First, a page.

I find some of the interviews on Philip Adams’ Late Night Live program absolutely memorable and inspiring.
Zak Ebrahim is the son of El-Sayyid Nosair, now serving a life sentence plus fifteen years, with a record of murdering Rabbi Meir Kahane, the leader of the Jewish Defense League, and co-planning the bombing of the World Trade Center in 1993. Osama bin Laden urged the world to “Remember El-Sayyid Nosair”.
Zak turned away from his world of fanaticism and hate to become an apostle for the universal ideals of peace and humanity. The interview is most moving. One learns the importance of judging others for their character and not their race, religion, sexuality, and so forth. Religion truly is a two-edged sword, granting some hope and comfort through great trials while fanning bigotry and hatred among others who are seriously troubled. There are good people from all walks of life, from all religions (or non-religions).
I wish a good number of ivory tower scholars who are guttered in hate or condescension towards Muslims or fundamentalists (and ex-fundamentalists) and atheists would give themselves a chance to learn what people can really be (and are) by listening to this interview. I would expect the book to be just as inspiring.
The son of a terrorist — the Late Night Live interview
Zak Ebrahim website — trailer and blurb about the book, The Terrorist’s Son: A Story of Choice.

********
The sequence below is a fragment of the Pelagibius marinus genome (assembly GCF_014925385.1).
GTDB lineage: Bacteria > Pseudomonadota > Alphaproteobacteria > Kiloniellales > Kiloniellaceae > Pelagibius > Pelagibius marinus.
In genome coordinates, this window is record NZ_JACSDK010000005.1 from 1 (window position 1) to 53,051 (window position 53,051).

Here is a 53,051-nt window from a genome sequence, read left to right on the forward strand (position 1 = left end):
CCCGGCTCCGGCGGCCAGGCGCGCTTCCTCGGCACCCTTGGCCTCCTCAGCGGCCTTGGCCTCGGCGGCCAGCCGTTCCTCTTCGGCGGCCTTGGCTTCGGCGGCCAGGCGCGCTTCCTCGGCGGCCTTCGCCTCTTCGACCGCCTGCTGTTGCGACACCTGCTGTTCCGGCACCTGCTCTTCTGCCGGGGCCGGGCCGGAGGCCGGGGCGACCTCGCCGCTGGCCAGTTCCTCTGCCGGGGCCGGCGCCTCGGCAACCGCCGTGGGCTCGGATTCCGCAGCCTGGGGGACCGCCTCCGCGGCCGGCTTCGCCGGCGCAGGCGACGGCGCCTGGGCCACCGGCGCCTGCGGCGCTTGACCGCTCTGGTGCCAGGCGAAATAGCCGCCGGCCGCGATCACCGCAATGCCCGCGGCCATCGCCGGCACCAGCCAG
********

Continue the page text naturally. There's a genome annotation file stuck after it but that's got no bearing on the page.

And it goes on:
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4 thoughts on “The Terrorist’s Son”
Your link here is an important balance to the recent counter emphasis by some like John Loftus and Sam Harris. I recently read Robert Spencer’s book on the mythical Muhammad. If you’re interested in origins it might be peace promoting to do a critique on it as well.
If Spencer has a good case, more exposure of it would give people like Zak an intellectual way out of their ideology.
Spencer’s and related books are on my “to do” list here.
In my personal difficulty with inculcated ideology I have facetiously rephrased the
King James Bible:
“Greater love hath no man than this, that a man lay down his life for his friends”.
To: “…that a man lay down his soul for his friends”.
Will Ancient of Ages call my bluff?